Temple Grandin (born Mary Temple Grandin) is an American autism activist and spokesperson, doctor of animal science, bestselling author and inventor of the “squeeze box”. She was born in Boston, Massachusetts in 1947 and diagnosed with autism at a very early age. Grandin had a speech developmental disorder and could hardly speak at all until the age of four. One of her doctors recommended speech therapy so her mother hired a nanny who played word games with Grandin and her sister all day long.
From an early age, Grandin says she is lucky to have had sympathetic and encouraging teachers. However, she recalls that high school was very difficult for her because of her inability to interact with her fellow students in the same way that everyone else did. She often felt shy and out of place, particularly as many students taunted her because of her limited conversational skills. This did not hamper her pursuit for education however, as she went on to obtain a bachelor’s degree in psychology from Franklin Pierce College (1970), a master’s degree in animal science from Arizona State University (1975), and a doctoral degree in animal science from the University of Illinois (1989).
She first started speaking publicly about autism in the 1980s after meeting Dr. Ruth Sullivan at an ASA (Autism Society of America) meeting. Dr. Sullivan is a pioneer in the field of autism and one of the founders of ASA. She noticed Grandin in the crowd and approached her about speaking at next year’s conference, to which Grandin agreed. Her speech at the next ASA meeting was a huge success as she gave a firsthand description of her experience as an autistic individual and answered numerous parents’ queries regarding the behavior of their children. In subsequent speeches, Grandin has described her hypersensitivity to stimuli such as noise and also how her cognitive process is more visual than verbal. She supports early intervention to help manage the behavior of children diagnosed with autism.
Temple Grandin also gained prominence after being featured in Oliver Sacks’ book titled “An Anthropologist on Mars” published in 1995. The title is derived from Grandin’s own description of how she sometimes felt, especially around people she could not relate to. At the age of 18, Grandin invented a device known as a “hug machine” (sometimes also called a squeeze box) for calming down hypersensitive people, usually those with autistic disorders. Her machine originally met with some criticism but she received encouragement from her science teacher and continued to develop it. Several studies and detailed analysis have been conducted on its usefulness and favorable results have been published in scientific and psychological journals. Grandin no longer uses her own device since it broke, as she feels she has progressed enough to not need it anymore, although she still uses anti-depressants regularly.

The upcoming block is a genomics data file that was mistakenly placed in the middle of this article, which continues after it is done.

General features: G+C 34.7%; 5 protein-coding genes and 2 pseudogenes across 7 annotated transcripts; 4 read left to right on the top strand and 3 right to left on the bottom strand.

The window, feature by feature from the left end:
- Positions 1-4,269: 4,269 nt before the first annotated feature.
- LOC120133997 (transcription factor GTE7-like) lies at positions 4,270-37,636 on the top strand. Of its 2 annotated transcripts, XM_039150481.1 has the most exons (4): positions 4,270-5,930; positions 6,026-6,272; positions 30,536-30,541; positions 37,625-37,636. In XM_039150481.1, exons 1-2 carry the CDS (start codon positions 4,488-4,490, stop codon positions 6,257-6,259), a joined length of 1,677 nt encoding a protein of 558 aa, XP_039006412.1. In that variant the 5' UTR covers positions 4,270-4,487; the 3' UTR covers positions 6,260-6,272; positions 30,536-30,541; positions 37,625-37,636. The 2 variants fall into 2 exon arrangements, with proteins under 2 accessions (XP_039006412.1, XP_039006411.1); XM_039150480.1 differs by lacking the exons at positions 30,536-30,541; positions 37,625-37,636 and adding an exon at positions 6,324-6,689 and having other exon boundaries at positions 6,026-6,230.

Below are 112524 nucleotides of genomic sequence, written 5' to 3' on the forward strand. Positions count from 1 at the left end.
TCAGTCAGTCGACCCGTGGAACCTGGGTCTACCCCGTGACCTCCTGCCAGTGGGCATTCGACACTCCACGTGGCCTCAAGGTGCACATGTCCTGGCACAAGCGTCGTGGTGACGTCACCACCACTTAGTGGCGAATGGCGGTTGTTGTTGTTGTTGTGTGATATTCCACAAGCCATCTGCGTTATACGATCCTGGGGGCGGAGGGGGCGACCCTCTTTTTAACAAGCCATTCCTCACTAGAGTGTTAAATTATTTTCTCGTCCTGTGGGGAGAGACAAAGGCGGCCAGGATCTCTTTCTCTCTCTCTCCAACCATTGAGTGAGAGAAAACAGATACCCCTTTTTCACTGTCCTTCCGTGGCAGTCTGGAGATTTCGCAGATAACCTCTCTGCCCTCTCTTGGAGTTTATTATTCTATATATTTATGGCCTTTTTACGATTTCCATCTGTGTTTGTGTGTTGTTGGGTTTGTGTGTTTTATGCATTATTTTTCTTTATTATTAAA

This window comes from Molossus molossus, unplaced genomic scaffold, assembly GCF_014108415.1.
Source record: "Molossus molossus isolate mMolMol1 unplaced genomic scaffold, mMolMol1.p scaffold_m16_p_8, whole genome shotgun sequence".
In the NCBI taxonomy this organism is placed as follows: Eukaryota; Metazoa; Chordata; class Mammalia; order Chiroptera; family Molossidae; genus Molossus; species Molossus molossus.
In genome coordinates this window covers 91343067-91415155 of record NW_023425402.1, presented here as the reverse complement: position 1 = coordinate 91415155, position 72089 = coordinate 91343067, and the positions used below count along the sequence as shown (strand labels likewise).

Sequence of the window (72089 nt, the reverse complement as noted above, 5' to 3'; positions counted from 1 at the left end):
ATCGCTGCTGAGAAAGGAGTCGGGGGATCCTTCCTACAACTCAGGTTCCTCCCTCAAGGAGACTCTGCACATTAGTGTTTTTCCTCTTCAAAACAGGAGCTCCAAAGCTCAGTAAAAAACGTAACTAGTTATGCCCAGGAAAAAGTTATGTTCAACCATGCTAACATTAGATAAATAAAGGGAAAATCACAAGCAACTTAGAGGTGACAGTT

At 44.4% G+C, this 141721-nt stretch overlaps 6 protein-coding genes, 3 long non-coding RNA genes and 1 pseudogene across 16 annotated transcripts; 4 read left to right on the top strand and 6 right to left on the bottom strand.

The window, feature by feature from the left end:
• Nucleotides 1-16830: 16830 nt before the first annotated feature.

Another field of interest for Grandin is animal welfare. She is an advocate of humane livestock practices and improvement of standards in slaughter houses. She has written various essays and papers on the subject in which she argues that animals may be human “property” but they have rights under the law and must be treated in a compassionate manner. For her efforts in this field, she has won a “Proggy” award from PETA (People for the Ethical Treatment of Animals). She also serves as a consultant to the livestock industry regarding animal treatment and behavior, and is a professor at Colorado State University.
She has been the subject of a partly biographical film titled “Temple Grandin” which was nominated for and won major awards including an EMMY. Other honors include honorary degrees from prominent universities such as Carnegie Mellon, a Double Helix Medal for her support of autism awareness and research and induction into the “Times 100” list of most influential people in the category of “Heroes”.